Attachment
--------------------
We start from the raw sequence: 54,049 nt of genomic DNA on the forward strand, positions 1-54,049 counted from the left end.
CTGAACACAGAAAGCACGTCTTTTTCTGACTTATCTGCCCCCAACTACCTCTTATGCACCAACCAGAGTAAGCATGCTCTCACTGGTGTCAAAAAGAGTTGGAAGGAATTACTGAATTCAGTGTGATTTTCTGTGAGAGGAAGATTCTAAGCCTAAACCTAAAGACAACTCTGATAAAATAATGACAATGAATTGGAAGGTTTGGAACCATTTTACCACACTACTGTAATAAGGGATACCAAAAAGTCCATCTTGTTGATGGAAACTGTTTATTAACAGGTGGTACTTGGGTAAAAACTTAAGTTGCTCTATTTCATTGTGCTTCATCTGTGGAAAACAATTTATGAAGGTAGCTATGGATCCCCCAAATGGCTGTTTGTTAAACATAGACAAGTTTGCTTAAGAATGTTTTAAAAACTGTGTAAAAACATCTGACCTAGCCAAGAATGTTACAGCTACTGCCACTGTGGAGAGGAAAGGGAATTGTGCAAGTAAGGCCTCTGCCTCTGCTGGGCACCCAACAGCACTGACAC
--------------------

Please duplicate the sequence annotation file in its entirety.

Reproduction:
We start from the raw sequence: 54,049 nt of genomic DNA on the forward strand, positions 1-54,049 counted from the left end.
CTGAACACAGAAAGCACGTCTTTTTCTGACTTATCTGCCCCCAACTACCTCTTATGCACCAACCAGAGTAAGCATGCTCTCACTGGTGTCAAAAAGAGTTGGAAGGAATTACTGAATTCAGTGTGATTTTCTGTGAGAGGAAGATTCTAAGCCTAAACCTAAAGACAACTCTGATAAAATAATGACAATGAATTGGAAGGTTTGGAACCATTTTACCACACTACTGTAATAAGGGATACCAAAAAGTCCATCTTGTTGATGGAAACTGTTTATTAACAGGTGGTACTTGGGTAAAAACTTAAGTTGCTCTATTTCATTGTGCTTCATCTGTGGAAAACAATTTATGAAGGTAGCTATGGATCCCCCAAATGGCTGTTTGTTAAACATAGACAAGTTTGCTTAAGAATGTTTTAAAAACTGTGTAAAAACATCTGACCTAGCCAAGAATGTTACAGCTACTGCCACTGTGGAGAGGAAAGGGAATTGTGCAAGTAAGGCCTCTGCCTCTGCTGGGCACCCAACAGCACTGACAC